The Morrison Center curtain opened, revealing the stark, elegant, blue-hued tableau of George Balanchines Serenade on Saturday night the start of Ballet Idahos sixth season under artistic director Peter Anastos.
The piece was a welcome reprise from last season because it highlights this companys strength for tight classical ensemble work and lovely, elegant lines.
Led by principals Phyllis Rothwell Affrunti and Angela Napier Gibson and soloist Lauren Menger, the company performed the piece beautifully from beginning to end.
Its shocking to realize that Serenade, created in 1934 the first work Balanchine did in the United States is so choreographically relevant today. It is the template on which American ballet springs.
The company is developing a depth of talent in its ranks from the soloists to the corps men and women everyone danced well.
Akimbo, a ballet by San Francisco-based choreographer Charles Anderson, who danced for Balanchine for more than a decade in New York City Ballet, offered some lovely echoes of Balanchines masterwork.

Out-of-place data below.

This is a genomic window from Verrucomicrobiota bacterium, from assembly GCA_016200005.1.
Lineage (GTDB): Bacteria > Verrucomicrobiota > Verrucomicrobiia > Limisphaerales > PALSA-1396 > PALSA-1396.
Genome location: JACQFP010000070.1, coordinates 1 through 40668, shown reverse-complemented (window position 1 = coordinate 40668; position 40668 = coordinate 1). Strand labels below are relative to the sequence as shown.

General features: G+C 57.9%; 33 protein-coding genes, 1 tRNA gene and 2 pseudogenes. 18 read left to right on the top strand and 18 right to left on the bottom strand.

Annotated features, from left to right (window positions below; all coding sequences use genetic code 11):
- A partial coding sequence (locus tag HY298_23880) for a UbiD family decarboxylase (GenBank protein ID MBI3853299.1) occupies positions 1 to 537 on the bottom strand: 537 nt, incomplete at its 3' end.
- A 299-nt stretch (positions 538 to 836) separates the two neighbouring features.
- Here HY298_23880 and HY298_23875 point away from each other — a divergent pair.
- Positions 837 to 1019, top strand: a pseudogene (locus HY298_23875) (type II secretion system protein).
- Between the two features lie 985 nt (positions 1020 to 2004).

Its a fast, athletic contemporary piece that challenged dancers Andrew Taft, in his impressive debut as a principal, Menger, Affrunti, Megan Hearn, John Frazer and new company member Jake Casey in both technique and stamina.
Andersons choreography kept pace with the complex and driving music of Kronos Quartet, and the dancers matched its intensity. Taft and Menger made a dynamic pair in their pas de deux. Frazer and Casey were a knockout in their combative duet, and Affrunti and Hearn were lovely in the womens duet.
Sandwiched in between was company dancer Daniel Ojedas choreographic debut Qualia. It featured James Brougham as a man struggling with a guilty memory represented by dancers Elizabeth Herrmann, Graham Gobeille and Menger.
New choreography is difficult and like this piece it is often overthought and overchoreographed. Ojeda shows a clean sense of movement that will grow nicely with time.
The closer was Anastos 1930s-style comic ballet Footage. Its a fun, effervescent and splashy audience pleaser that shows this company well.
Brougham was a standout, pulling off difficult technique multiple turns in the air, pirouettes and leaps in a full tuxedo. His partner, the delightful Gibson who was totally on for the whole night simply sparkled. Affrunti and Taft were hysterical in the comic tango section.
Ballet Idaho's next performances are of the holiday classic "The Nutcracker" on Dec. 20, 21 and 22.
Dana Oland: 377-6442, Twitter: @IDS_DanaOland